Buy Real Estate In Mexico
Think you can’t buy real estate in Mexico? Think again!
In places formerly off-limits, foreigners can now acquire irrevocable and absolute ownership rights to property through a 50-year, perpetually renewable, and transferable, real estate bank trust called a “fideicomiso”.
With a Real Estate Fideicomiso, you have the same property rights in Mexico as we do here in The States with deed.
What is a fideicomiso?
It’s a bank trust secured by the Central Bank of Mexico. It is a 100% legally-binding instrument which entitles you to deeded ownership of real property in Mexico. The real estate fideicomiso was created specifically for non-Mexico citizens to enable them to own property in the formerly restricted zones.
You see many years ago, to protect Mexico from having the wealthy countries buy all the desirable land (near the border and coastal areas) the government of Mexico created the Fideicomiso.
In 1997, Mexico joined the International Banking Standards community — and thus a real estate fideicomiso permits non-Mexican residents to own property in Mexico. (You might be interested to know that Most banks in Mexico are now owned by various international banks, such as Citi Bank and Chase Manhattan — so that’s one of the reasons why Mexico had to adopt the International Banking Standards.)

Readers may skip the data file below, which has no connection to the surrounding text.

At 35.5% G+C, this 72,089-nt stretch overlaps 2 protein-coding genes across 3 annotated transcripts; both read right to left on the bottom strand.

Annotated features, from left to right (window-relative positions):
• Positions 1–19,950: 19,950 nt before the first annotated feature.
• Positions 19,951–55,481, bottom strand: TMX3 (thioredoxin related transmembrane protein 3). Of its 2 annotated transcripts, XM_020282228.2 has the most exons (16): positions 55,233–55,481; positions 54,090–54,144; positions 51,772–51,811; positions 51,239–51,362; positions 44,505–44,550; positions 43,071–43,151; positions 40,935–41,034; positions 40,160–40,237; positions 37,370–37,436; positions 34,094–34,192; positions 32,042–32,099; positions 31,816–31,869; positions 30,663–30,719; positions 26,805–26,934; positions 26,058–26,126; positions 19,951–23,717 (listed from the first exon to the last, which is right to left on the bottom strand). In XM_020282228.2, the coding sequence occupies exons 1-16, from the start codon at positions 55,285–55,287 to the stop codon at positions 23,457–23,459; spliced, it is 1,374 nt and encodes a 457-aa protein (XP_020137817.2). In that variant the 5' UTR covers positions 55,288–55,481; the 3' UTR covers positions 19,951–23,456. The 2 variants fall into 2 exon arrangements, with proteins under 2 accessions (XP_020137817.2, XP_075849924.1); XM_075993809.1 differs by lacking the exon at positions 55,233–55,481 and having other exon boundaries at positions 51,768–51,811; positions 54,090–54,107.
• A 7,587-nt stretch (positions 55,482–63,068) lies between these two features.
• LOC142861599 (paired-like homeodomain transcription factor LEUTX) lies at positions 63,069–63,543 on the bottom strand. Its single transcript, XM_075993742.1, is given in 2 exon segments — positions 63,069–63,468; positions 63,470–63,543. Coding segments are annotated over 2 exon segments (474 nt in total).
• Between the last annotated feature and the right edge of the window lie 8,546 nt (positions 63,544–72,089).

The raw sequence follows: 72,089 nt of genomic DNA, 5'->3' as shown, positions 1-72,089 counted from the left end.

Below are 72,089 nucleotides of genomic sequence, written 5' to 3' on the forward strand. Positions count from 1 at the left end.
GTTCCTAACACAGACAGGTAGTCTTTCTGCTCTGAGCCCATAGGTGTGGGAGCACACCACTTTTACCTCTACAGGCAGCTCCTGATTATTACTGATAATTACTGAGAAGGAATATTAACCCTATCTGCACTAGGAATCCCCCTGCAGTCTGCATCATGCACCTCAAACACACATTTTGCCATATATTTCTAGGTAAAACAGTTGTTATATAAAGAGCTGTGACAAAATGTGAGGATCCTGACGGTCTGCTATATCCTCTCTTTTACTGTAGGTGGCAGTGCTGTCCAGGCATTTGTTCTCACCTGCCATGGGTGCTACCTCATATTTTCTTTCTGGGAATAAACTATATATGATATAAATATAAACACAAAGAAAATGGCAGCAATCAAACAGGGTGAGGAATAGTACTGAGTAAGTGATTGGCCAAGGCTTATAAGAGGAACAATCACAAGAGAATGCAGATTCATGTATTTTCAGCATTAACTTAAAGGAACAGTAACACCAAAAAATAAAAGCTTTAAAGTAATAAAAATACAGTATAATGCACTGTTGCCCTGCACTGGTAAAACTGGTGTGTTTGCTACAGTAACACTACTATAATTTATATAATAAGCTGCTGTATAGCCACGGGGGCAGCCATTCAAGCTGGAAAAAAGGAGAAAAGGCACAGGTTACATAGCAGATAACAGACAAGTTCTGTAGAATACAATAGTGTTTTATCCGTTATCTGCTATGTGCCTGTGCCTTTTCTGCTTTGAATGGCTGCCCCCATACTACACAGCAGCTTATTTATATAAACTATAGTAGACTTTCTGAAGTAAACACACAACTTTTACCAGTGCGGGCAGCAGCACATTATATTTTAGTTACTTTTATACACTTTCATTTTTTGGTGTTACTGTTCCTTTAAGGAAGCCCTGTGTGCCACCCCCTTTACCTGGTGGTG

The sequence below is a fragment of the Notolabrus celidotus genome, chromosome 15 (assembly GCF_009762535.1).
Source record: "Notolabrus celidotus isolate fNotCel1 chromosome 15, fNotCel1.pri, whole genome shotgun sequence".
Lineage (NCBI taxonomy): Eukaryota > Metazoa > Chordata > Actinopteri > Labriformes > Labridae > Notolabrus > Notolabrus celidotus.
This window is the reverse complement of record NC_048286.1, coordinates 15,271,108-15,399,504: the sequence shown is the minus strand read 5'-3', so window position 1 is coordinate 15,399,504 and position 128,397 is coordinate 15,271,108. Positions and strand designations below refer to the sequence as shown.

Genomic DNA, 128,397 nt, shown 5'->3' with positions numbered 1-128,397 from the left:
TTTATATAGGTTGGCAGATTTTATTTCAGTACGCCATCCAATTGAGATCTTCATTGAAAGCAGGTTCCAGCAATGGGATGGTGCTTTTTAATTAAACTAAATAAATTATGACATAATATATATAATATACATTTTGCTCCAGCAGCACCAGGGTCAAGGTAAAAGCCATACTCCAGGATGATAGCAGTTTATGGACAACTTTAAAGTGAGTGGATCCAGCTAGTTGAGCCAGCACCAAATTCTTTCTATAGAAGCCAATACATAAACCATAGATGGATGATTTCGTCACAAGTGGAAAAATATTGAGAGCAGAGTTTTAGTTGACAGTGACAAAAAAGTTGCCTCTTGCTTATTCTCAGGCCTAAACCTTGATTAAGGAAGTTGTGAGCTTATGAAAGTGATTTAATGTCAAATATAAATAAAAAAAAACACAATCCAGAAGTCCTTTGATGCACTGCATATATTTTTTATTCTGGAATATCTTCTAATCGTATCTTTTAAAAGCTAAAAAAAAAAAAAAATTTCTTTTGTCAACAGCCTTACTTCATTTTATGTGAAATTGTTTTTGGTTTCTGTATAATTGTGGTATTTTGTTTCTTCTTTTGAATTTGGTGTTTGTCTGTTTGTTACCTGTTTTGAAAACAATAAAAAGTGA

A “trust” is a “trust” just about every where you go and it works the same way here. For citizens of other countries, title will transfer to a Mexican bank, which acts as trustee of YOUR interests (making you the beneficiary.) There are specific banks that have been authorized by the Mexican government and are allowed to hold a Fideicomiso.
In a nutshell, here’s how a Real Estate Fideicomiso works:
- The land is put in a trust issued by the federal Mexican government.
- The trust owns the land.
- You own the trust.
- The bank administers the trust. The bank has no ownership rights to the trust. They cannot “take it back”.
- Trusts are now for the duration of 50 years, with the right to renew for 50 more years at the expiration date.
What are the basic requirements of a Real Estate Fideicomiso?
1) You must have a valid passport.
2) You must have a valid credit card (the bank trust charges are charged to this credit card).
3) And if you are in Mexico, you must have the tourist visa issued by the Mexican government when you entered the country. You have to possess an FM-3 Resident Immigrant Visa. An FM-3 costs approximately $98.00 US per year, per person, and is renewed annually. It allows you to keep a US plated vehicle in Mexico, to leave and return at will, open and maintain a Mexican bank account, and can exempt you from capital gains tax when selling and allows you to purchase property in Mexico.